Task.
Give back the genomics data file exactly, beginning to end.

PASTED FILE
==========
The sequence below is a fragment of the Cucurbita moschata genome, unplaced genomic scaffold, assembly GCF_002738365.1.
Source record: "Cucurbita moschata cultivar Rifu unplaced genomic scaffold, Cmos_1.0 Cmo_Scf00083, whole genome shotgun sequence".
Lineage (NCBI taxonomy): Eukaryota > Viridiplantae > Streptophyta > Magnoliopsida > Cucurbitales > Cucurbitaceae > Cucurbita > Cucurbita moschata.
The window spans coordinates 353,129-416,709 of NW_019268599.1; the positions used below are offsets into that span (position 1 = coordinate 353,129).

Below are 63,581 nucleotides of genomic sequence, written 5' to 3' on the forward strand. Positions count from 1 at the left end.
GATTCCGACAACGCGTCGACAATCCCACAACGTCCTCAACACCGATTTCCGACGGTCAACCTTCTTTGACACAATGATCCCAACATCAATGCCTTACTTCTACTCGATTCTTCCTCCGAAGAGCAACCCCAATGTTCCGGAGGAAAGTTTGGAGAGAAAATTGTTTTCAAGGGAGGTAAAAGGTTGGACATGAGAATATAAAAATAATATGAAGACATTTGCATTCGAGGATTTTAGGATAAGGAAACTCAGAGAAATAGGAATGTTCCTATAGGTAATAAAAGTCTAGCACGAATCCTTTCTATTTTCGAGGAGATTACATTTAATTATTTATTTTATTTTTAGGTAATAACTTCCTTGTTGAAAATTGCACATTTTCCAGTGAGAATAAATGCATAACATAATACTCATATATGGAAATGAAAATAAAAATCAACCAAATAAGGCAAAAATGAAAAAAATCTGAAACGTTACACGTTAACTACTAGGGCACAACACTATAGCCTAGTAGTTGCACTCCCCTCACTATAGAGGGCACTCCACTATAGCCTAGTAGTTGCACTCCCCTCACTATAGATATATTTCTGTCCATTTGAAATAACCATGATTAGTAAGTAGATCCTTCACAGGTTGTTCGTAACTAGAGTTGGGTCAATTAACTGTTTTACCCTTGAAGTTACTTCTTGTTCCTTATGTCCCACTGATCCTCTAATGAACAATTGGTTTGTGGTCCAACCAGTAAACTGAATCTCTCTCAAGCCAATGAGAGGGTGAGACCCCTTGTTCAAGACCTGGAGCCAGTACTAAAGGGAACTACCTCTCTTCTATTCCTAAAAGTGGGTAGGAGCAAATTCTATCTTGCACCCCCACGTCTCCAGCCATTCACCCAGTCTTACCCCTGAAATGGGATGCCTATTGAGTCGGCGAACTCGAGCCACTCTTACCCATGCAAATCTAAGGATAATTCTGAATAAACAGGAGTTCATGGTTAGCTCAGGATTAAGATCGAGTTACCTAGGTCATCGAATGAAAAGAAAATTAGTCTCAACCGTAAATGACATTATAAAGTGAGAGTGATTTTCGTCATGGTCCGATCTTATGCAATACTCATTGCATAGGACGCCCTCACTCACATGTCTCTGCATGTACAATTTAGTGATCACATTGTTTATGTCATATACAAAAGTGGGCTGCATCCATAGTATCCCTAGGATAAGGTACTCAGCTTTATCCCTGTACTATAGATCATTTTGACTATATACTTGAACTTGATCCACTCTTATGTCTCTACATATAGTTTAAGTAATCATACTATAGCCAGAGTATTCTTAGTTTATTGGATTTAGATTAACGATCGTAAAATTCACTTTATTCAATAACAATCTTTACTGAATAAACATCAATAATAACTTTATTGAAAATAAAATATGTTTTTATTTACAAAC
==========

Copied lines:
The sequence below is a fragment of the Cucurbita moschata genome, unplaced genomic scaffold, assembly GCF_002738365.1.
Source record: "Cucurbita moschata cultivar Rifu unplaced genomic scaffold, Cmos_1.0 Cmo_Scf00083, whole genome shotgun sequence".
Lineage (NCBI taxonomy): Eukaryota > Viridiplantae > Streptophyta > Magnoliopsida > Cucurbitales > Cucurbitaceae > Cucurbita > Cucurbita moschata.
The window spans coordinates 353,129-416,709 of NW_019268599.1; the positions used below are offsets into that span (position 1 = coordinate 353,129).

Below are 63,581 nucleotides of genomic sequence, written 5' to 3' on the forward strand. Positions count from 1 at the left end.
GATTCCGACAACGCGTCGACAATCCCACAACGTCCTCAACACCGATTTCCGACGGTCAACCTTCTTTGACACAATGATCCCAACATCAATGCCTTACTTCTACTCGATTCTTCCTCCGAAGAGCAACCCCAATGTTCCGGAGGAAAGTTTGGAGAGAAAATTGTTTTCAAGGGAGGTAAAAGGTTGGACATGAGAATATAAAAATAATATGAAGACATTTGCATTCGAGGATTTTAGGATAAGGAAACTCAGAGAAATAGGAATGTTCCTATAGGTAATAAAAGTCTAGCACGAATCCTTTCTATTTTCGAGGAGATTACATTTAATTATTTATTTTATTTTTAGGTAATAACTTCCTTGTTGAAAATTGCACATTTTCCAGTGAGAATAAATGCATAACATAATACTCATATATGGAAATGAAAATAAAAATCAACCAAATAAGGCAAAAATGAAAAAAATCTGAAACGTTACACGTTAACTACTAGGGCACAACACTATAGCCTAGTAGTTGCACTCCCCTCACTATAGAGGGCACTCCACTATAGCCTAGTAGTTGCACTCCCCTCACTATAGATATATTTCTGTCCATTTGAAATAACCATGATTAGTAAGTAGATCCTTCACAGGTTGTTCGTAACTAGAGTTGGGTCAATTAACTGTTTTACCCTTGAAGTTACTTCTTGTTCCTTATGTCCCACTGATCCTCTAATGAACAATTGGTTTGTGGTCCAACCAGTAAACTGAATCTCTCTCAAGCCAATGAGAGGGTGAGACCCCTTGTTCAAGACCTGGAGCCAGTACTAAAGGGAACTACCTCTCTTCTATTCCTAAAAGTGGGTAGGAGCAAATTCTATCTTGCACCCCCACGTCTCCAGCCATTCACCCAGTCTTACCCCTGAAATGGGATGCCTATTGAGTCGGCGAACTCGAGCCACTCTTACCCATGCAAATCTAAGGATAATTCTGAATAAACAGGAGTTCATGGTTAGCTCAGGATTAAGATCGAGTTACCTAGGTCATCGAATGAAAAGAAAATTAGTCTCAACCGTAAATGACATTATAAAGTGAGAGTGATTTTCGTCATGGTCCGATCTTATGCAATACTCATTGCATAGGACGCCCTCACTCACATGTCTCTGCATGTACAATTTAGTGATCACATTGTTTATGTCATATACAAAAGTGGGCTGCATCCATAGTATCCCTAGGATAAGGTACTCAGCTTTATCCCTGTACTATAGATCATTTTGACTATATACTTGAACTTGATCCACTCTTATGTCTCTACATATAGTTTAAGTAATCATACTATAGCCAGAGTATTCTTAGTTTATTGGATTTAGATTAACGATCGTAAAATTCACTTTATTCAATAACAATCTTTACTGAATAAACATCAATAATAACTTTATTGAAAATAAAATATGTTTTTATTTACAAAC